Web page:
:: 1 Works Cited
1071 words
(3.1 pages)
Strong Essays [preview]
Malaria - The Disease…………… That lead everyone in for a great awaking. Malaria in humans is caused by a protozoon of the genus Plasmodium and the four subspecies, falciparum, vivax, malariae, and ovale. The species that causes the greatest illness and death in Africa is P. falciparum. The disease is transmitted by the bites of mosquitoes of the genus Anopheles, of which the Anopheles gambiae complex (the most efficient) is responsible for the transmission of disease in Africa. Fever is the main symptom of malaria....   [tags: essays research papers fc]
:: 1 Works Cited
1679 words
(4.8 pages)
FREE Essays [view]
Malaria - Malaria (also called biduoterian fever, blackwater fever, falciparum malaria, plasmodium, Quartan malaria, and tertian malaria) is one of the most infectious and most common diseases in the world. This serious, sometimes-fatal disease is caused by a parasite that is carried by a certain species of mosquito called the Anopheles. It claims more lives every year than any other transmissible disease except tuberculosis. Every year, five hundred million adults and children (around nine percent of the world’s population) contract the disease and of these, one hundred million people die....   [tags: essays research papers fc]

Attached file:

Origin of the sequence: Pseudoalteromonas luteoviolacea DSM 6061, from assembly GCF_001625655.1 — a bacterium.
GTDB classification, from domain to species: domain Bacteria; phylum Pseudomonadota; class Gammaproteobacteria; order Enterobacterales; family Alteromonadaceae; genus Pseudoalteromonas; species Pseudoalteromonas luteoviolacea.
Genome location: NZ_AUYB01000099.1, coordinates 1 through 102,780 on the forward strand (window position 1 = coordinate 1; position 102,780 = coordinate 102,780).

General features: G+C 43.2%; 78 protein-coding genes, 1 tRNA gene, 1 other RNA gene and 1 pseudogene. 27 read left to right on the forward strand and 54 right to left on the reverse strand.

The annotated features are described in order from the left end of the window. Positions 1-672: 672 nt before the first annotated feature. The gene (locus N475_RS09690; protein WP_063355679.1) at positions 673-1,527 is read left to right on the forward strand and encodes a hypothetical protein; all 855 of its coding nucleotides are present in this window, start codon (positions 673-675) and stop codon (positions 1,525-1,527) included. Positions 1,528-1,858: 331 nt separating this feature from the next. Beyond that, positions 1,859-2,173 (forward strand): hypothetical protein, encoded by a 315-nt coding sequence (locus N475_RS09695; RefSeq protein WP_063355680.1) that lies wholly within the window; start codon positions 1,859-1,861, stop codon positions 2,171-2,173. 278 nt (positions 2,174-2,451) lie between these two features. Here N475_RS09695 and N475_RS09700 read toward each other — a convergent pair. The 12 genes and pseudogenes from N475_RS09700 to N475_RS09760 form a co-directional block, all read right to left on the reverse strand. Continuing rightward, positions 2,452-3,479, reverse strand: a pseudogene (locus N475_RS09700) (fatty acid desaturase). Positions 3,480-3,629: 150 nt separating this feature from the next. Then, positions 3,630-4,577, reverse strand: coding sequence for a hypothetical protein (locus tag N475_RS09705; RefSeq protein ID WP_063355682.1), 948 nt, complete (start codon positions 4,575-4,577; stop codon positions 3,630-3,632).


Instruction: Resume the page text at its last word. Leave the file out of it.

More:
:: 1 Works Cited
1302 words
(3.7 pages)
Strong Essays [preview]
Malaria - Malaria There are a great number of diseases that are endemic in many of the poorer, developing nations due to the lack of sanitation and disease prevention programs in these areas. The steady increase of malaria epidemics in many of the African countries is a point of great concern, because this continent is home to 90% of the world’s total cases of this particular disease. Malaria gets its name from “mal aria,” meaning bad air, because patients used to blame the sudden illness on the poor air quality of the nearby swamps....   [tags: Exploratory Essays Research Papers]